Miguel A. De La Torre
The focus of Dr. Miguel A. De La Torre’s academic pursuit is social ethics within contemporary U.S. thought, specifically how religion affects race, class, and gender oppression. Since obtaining his doctoral in 1999, he has authored over a hundred articles and published forty-one books (five of which won national awards). He presently serves as Professor of Social Ethics and Latinx Studies at the Iliff School of Theology in Denver. A Fulbright scholar, he has taught in Indonesia, Mexico, South Africa, Costa Rica, Cuba, and Germany.Within his guild he served as the 2012 President of the Society of Christian Ethics. He is the recipient of the 2020 AAR Excellence in Teaching Award and the 2021 Martin E. Marty Public Understand of Religion Award. Within the academy, he served as past-director to the American Academy of Religion, and served on the editorial board of JAAR.
Additionally, he was the co-founder and executive director (2013-2017) of the Society of Race, Ethnicity, and Religion and the founding editor of the Journal of Race, Ethnicity, and Religion. A scholar-activist, Dr. De La Torre has written numerous articles in popular media and has served on several civic organizations. Recently, he wrote the screenplay to a documentary on immigration (http://www.trailsofhopeandterrorthemovie.com/) which has screened in over eighteen film festivals winning over seven awards.
“Through the ‘Door of No Return’ to Havana Bay: The Voyage of Cuban Racism”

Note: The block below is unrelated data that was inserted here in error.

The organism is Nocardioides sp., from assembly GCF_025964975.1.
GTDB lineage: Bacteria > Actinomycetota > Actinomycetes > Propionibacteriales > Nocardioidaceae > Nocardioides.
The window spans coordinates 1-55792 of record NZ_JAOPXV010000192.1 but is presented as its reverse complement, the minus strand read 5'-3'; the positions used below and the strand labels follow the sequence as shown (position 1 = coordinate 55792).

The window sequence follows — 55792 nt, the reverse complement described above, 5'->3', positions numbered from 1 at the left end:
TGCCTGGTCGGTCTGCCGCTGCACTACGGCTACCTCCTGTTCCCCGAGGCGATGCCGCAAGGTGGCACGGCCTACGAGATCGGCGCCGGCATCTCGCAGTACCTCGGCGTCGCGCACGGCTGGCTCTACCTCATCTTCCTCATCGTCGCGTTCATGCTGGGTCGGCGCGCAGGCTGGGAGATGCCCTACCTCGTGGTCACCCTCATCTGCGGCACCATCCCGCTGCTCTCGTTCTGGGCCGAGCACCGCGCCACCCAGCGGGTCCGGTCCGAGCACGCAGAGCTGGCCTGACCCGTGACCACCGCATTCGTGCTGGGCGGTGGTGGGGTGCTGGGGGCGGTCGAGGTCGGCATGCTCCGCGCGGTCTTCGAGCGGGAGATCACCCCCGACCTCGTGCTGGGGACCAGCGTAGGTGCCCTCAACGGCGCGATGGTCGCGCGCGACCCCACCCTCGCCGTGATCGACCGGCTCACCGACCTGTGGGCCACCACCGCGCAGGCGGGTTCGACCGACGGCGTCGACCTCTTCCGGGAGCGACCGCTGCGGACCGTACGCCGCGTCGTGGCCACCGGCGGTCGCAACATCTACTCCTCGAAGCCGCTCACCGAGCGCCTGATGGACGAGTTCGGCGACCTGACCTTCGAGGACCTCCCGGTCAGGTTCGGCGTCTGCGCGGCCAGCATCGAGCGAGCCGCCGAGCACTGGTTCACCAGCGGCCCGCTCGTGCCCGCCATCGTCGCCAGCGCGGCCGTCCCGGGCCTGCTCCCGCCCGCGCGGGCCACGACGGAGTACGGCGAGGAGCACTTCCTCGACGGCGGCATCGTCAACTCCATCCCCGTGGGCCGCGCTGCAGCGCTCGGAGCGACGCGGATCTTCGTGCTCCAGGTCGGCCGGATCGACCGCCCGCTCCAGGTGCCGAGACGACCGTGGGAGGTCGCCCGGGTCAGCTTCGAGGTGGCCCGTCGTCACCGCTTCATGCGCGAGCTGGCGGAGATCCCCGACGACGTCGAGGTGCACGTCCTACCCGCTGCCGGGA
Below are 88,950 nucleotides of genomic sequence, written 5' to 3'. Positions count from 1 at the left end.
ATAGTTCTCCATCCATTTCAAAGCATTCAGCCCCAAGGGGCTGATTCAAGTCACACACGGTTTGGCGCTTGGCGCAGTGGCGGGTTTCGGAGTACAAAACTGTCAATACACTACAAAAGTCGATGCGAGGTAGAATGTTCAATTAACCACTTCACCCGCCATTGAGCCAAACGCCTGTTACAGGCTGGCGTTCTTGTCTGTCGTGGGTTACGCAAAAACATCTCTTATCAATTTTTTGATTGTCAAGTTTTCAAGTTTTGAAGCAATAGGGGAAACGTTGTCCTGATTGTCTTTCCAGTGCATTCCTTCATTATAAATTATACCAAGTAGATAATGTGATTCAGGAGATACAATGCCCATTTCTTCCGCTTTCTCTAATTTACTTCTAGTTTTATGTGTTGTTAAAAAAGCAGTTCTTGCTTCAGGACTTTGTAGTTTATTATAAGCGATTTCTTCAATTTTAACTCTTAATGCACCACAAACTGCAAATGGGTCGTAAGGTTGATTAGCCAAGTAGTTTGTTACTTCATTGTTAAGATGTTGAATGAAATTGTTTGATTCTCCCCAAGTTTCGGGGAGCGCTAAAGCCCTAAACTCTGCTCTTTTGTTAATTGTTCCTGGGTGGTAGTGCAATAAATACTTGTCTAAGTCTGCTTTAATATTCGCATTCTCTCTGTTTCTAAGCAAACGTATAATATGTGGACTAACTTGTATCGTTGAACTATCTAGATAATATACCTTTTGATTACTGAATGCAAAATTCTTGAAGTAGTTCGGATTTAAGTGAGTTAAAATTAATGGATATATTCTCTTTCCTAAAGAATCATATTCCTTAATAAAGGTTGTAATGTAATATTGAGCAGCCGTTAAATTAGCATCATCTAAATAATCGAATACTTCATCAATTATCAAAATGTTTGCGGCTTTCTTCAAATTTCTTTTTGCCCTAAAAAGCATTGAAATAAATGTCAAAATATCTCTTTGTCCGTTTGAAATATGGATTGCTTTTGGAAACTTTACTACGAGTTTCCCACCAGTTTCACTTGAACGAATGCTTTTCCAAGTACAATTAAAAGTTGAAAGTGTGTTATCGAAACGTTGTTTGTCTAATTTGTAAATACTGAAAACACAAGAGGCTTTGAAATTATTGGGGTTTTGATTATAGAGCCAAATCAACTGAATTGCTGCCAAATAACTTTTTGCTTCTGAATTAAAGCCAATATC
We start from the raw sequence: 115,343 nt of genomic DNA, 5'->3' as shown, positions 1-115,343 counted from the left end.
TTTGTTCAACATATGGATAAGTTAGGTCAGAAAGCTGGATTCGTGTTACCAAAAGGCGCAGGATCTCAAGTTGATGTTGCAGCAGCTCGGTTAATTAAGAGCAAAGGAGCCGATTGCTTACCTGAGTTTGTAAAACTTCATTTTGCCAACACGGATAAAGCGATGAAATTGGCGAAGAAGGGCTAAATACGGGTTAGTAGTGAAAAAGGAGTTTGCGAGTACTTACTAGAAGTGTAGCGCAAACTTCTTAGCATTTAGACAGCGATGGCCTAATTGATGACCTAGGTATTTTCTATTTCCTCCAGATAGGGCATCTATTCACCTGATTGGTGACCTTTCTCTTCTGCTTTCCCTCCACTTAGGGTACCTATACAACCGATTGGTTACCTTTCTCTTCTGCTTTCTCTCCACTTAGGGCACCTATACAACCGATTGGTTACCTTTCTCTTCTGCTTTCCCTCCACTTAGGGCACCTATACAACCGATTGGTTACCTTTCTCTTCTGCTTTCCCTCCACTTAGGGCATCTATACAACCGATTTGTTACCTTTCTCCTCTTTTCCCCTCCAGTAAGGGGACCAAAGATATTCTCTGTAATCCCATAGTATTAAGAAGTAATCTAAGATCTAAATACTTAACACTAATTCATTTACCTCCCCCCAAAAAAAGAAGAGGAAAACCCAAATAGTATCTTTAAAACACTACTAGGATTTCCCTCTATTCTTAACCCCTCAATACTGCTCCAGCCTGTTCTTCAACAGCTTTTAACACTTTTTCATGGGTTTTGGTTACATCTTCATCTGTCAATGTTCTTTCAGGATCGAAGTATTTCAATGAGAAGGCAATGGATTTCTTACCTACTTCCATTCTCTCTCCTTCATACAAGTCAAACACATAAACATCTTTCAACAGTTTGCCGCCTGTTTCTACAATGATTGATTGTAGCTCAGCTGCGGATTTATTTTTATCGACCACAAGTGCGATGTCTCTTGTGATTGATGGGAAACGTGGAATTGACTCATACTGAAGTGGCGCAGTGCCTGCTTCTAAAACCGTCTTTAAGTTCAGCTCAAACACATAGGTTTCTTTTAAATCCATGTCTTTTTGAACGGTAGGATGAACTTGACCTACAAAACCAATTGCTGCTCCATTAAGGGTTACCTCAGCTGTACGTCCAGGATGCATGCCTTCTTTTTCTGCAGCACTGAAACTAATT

My core concern is how the works of José Martí, influential in the construction of Cuban socio-philosophical thought, and among the most progressive voices throughout the Américas, remained complicit with white supremacy by elucidating the colorblind structure he established through his often-quoted phrase: “more than being white, more than being a mulatto, more than being black.” By blackening whites, they were relieved of any responsibility concerning racism, because race as a construct, in the minds of white Cubans, means whites are also black.
The paper will begin with the Yoruba goddess Oshun sitting by the river watching her African children boarding slave ships, and how she whitens herself to become the mother of all Cubans before joining them on the Middle Passage. The paper will then discuss the role Africans played as Cubans began to fight for their liberation from the Spanish empire. We will then explore Martí, the late-nineteenth century revolutionary, and his construction of race, also paying attention to how the Indian must first disappear so whites could also become indigenized. The paper ends with how this construction of race played out in two events, the 1912 Race Riots and the 1959 Castro Revolution.
In keeping with the goals of the conference, the paper with pay attention to the trans-thematic study of justice and peace demonstrating how centuries of racial violence been the main reason the island has yet achieved peace. Also, the paper will be trans-sectional by bringing into conversation Yoruba and Taino spirituality with a Medieval Spanish Catholicism during the rise of a secular humanism. The paper will rely on minoritized narratives to unpack intra-Latinx racism.